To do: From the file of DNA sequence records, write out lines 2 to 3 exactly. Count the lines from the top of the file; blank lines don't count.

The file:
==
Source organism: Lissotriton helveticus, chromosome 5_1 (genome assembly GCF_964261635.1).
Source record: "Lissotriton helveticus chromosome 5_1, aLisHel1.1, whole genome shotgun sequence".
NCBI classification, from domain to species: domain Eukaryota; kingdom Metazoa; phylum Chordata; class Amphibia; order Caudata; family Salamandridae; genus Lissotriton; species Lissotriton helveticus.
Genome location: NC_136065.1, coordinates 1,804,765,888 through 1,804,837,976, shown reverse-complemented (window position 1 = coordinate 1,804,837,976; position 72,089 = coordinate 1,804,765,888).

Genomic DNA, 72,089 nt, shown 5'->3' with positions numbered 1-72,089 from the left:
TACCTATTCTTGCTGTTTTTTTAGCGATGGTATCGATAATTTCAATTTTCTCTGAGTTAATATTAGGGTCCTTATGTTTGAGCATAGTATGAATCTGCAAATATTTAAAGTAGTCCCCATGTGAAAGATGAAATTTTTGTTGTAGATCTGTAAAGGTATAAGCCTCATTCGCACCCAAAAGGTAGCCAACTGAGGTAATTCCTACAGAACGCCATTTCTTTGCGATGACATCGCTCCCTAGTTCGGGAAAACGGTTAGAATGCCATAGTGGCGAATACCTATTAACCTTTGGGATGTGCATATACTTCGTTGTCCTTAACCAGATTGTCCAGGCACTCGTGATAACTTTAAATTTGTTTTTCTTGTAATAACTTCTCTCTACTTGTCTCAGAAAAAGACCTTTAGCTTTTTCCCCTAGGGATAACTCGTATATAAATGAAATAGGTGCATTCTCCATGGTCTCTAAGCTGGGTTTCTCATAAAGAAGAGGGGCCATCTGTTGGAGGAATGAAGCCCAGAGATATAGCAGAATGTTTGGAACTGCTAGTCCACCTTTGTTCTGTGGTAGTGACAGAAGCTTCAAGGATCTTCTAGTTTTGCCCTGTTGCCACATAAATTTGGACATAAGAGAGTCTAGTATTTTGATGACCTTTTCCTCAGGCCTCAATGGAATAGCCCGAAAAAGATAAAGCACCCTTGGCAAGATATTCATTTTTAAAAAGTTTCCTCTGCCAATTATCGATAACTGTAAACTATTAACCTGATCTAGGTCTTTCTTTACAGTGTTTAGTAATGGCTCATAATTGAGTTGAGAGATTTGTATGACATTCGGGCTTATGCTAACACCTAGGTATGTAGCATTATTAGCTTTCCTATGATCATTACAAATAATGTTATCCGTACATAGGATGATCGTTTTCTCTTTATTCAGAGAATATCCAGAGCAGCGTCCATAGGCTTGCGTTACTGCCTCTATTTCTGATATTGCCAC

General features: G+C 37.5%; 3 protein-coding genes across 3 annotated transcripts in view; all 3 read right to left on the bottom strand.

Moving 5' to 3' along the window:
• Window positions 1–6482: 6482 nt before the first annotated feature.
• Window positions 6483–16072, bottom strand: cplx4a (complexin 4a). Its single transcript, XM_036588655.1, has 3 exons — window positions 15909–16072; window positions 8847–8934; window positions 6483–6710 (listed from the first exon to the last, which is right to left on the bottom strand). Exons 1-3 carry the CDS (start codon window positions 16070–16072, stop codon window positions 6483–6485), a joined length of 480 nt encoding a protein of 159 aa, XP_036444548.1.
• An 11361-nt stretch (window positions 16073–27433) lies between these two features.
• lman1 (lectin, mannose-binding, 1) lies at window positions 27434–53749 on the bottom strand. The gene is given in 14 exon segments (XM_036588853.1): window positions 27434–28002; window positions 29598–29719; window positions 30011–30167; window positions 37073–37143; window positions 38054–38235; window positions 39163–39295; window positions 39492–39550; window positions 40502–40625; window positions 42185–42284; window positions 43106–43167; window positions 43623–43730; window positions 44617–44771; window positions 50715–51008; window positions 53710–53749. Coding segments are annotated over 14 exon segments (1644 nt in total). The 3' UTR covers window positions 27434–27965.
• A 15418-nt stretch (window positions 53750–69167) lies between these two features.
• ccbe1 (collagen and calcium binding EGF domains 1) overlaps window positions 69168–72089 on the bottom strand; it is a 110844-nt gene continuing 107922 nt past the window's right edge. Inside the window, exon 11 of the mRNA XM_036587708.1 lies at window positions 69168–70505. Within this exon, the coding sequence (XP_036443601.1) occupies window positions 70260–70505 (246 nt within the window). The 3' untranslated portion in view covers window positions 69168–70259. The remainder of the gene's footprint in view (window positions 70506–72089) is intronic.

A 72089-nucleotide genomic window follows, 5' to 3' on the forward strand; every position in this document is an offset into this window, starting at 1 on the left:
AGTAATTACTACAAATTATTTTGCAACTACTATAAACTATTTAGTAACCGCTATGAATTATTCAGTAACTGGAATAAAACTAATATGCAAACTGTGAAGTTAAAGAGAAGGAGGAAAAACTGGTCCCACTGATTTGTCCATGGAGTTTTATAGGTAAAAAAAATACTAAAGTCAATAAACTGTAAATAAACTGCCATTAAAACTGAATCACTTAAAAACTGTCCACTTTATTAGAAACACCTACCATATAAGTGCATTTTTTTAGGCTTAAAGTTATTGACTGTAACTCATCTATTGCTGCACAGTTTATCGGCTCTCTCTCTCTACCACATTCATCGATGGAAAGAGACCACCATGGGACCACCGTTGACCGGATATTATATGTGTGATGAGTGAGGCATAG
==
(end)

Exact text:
Source record: "Lissotriton helveticus chromosome 5_1, aLisHel1.1, whole genome shotgun sequence".
NCBI classification, from domain to species: domain Eukaryota; kingdom Metazoa; phylum Chordata; class Amphibia; order Caudata; family Salamandridae; genus Lissotriton; species Lissotriton helveticus.